The Debt I Should Have Kept

Having been raised by parents who worked hard to get, and stay, out of debt, I made it my mission after college to pay off my student loans as quickly as possible. Every month, I paid well above the minimum amount and directed the excess to be applied toward reducing the principal owed. A year and a half after graduation, I was debt-free.

But was there a better way to go? Looking back, I should have been less focused on paying off the loans quickly and more focused on maximizing my cash flow and the other opportunities that student debt offered.

Tax Deduction

A loan payer who files a joint or individual tax return and who is not claimed as a dependent on someone else’s return may be eligible for a student loan interest deduction of up to $2,500 per tax year. The deduction is “above the line,” which means that you’ll pay less in taxes on your income. Extending the life of your loan by making minimum payments means more tax savings each year.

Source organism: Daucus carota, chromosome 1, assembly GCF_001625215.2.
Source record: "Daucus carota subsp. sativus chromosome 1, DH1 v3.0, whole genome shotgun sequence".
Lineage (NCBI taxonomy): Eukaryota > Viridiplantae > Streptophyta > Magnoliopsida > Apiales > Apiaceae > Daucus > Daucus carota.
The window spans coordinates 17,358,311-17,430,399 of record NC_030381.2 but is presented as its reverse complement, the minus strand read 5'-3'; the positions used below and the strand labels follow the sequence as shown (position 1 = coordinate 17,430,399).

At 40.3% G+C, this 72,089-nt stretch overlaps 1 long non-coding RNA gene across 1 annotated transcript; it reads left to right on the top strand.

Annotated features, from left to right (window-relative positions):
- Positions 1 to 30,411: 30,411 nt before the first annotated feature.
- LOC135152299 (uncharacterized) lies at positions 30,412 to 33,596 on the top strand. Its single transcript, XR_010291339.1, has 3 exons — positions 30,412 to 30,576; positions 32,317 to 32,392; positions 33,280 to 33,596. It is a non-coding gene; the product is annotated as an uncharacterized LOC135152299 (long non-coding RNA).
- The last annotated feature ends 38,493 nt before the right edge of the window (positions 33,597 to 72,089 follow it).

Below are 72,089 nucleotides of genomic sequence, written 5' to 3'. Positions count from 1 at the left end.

Retirement Savings

At 23, I was more focused on paying off my debt quickly than I was on saving as much as possible for retirement. Every dollar above the minimum payment paid on my loan could have been contributed to a retirement account. As a result of saving less at an early age, I now need to save more each year to meet my goals.

Credit Building

Student loans are a great way to build credit, as long as you’re making the minimum payment on time, since they are regarded as “good debt” by lenders and credit bureaus (think Experian and TransUnion). In addition to making on-time payments, another way to improve your credit score is to have a long history of credit. The advantage of not immediately paying off student loans is that you’ll have more years of on-time payments reflected in your credit report.

Not everyone has a choice when it comes to taking on student loan debt, but you do have a choice as to how quickly you’ll pay off those loans. Be careful not to let the fear of debt overshadow its positive aspects. It’s OK to have manageable student debt, as long as you make sure to leverage the benefits.

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